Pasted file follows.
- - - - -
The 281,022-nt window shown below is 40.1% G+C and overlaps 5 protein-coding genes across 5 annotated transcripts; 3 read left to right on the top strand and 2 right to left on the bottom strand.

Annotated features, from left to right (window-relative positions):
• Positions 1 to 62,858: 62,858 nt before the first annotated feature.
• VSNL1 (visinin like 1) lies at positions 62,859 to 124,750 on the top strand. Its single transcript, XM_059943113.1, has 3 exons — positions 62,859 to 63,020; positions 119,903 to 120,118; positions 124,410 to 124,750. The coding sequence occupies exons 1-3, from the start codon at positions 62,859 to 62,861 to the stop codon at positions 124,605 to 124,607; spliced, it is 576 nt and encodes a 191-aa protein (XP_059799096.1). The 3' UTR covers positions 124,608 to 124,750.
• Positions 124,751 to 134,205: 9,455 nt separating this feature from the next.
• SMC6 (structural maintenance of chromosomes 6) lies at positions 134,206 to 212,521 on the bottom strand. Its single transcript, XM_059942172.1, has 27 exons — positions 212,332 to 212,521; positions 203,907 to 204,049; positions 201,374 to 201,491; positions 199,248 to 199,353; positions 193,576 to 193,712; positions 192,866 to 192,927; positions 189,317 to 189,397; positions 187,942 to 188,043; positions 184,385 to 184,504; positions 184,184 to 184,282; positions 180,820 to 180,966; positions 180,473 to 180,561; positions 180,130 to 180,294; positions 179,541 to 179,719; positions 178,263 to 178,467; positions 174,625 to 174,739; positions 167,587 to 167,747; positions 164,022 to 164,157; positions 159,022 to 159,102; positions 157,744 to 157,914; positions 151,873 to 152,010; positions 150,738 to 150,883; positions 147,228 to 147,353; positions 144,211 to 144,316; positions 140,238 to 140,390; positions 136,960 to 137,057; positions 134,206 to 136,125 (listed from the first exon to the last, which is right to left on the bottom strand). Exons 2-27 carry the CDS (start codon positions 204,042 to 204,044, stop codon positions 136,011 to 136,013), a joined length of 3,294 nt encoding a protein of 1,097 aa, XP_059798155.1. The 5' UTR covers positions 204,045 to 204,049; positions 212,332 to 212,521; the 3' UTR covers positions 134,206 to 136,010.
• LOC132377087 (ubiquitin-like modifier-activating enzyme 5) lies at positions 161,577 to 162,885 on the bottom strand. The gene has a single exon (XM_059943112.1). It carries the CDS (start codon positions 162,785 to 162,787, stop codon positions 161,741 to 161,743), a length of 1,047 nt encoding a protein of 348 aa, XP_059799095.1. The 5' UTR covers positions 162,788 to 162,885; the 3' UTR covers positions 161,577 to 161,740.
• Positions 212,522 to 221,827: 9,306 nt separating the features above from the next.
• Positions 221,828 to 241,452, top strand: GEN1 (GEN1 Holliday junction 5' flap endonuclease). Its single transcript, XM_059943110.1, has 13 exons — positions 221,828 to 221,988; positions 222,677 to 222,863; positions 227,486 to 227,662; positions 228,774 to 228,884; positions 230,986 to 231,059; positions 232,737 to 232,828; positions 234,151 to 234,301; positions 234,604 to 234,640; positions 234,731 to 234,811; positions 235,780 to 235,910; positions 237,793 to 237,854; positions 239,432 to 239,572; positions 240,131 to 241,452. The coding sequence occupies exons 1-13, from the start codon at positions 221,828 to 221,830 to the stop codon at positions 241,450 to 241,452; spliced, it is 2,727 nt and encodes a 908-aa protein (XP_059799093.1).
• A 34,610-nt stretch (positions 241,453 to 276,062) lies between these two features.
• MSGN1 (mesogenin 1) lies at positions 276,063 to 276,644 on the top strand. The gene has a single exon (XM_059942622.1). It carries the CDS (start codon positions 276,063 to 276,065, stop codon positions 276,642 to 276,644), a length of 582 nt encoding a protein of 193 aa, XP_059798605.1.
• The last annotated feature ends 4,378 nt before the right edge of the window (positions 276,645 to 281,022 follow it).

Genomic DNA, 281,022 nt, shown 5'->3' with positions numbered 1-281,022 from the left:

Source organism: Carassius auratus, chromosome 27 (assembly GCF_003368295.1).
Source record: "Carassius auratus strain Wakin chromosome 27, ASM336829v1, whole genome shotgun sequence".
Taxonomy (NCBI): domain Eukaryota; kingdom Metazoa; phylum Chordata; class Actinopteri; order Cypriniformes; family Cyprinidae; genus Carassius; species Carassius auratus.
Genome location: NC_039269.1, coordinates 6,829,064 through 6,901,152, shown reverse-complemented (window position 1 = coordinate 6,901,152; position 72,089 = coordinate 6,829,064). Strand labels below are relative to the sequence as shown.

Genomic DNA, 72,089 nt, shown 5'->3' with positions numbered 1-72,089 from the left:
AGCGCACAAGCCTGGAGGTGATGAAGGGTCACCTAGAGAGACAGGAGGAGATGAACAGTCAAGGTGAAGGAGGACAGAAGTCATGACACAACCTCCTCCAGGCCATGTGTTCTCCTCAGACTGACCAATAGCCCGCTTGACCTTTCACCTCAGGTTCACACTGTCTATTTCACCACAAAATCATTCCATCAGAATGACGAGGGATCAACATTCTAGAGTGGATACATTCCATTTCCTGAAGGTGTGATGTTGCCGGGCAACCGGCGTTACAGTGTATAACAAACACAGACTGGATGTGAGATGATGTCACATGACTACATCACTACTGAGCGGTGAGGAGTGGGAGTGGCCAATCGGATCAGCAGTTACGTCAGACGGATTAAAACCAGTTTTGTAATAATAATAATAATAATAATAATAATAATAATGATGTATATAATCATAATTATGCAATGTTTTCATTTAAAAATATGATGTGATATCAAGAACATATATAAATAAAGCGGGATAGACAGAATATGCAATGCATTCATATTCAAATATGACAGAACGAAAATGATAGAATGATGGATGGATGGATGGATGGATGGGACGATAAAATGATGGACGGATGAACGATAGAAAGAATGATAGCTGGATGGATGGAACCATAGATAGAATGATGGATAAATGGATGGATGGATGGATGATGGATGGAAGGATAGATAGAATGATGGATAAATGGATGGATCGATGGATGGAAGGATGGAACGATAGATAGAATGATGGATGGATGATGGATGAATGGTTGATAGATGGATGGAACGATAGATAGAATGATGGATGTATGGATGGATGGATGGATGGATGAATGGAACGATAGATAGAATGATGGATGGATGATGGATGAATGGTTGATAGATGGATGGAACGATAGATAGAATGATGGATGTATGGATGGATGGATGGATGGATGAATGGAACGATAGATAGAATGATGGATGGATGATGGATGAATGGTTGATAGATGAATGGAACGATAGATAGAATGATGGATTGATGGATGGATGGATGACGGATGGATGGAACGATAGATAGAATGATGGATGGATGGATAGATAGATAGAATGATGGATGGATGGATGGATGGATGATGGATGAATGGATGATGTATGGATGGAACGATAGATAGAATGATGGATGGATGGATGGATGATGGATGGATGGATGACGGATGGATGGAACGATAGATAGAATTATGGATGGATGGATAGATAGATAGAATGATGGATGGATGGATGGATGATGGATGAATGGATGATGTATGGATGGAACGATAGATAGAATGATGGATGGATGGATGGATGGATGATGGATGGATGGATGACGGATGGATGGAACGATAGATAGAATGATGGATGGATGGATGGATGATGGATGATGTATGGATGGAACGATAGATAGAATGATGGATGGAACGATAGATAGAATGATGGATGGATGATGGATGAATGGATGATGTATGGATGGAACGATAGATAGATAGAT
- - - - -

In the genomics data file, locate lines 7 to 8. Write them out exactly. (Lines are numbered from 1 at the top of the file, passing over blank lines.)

• LOC132377087 (ubiquitin-like modifier-activating enzyme 5) lies at positions 161,577 to 162,885 on the bottom strand. The gene has a single exon (XM_059943112.1). It carries the CDS (start codon positions 162,785 to 162,787, stop codon positions 161,741 to 161,743), a length of 1,047 nt encoding a protein of 348 aa, XP_059799095.1. The 5' UTR covers positions 162,788 to 162,885; the 3' UTR covers positions 161,577 to 161,740.
• Positions 212,522 to 221,827: 9,306 nt separating the features above from the next.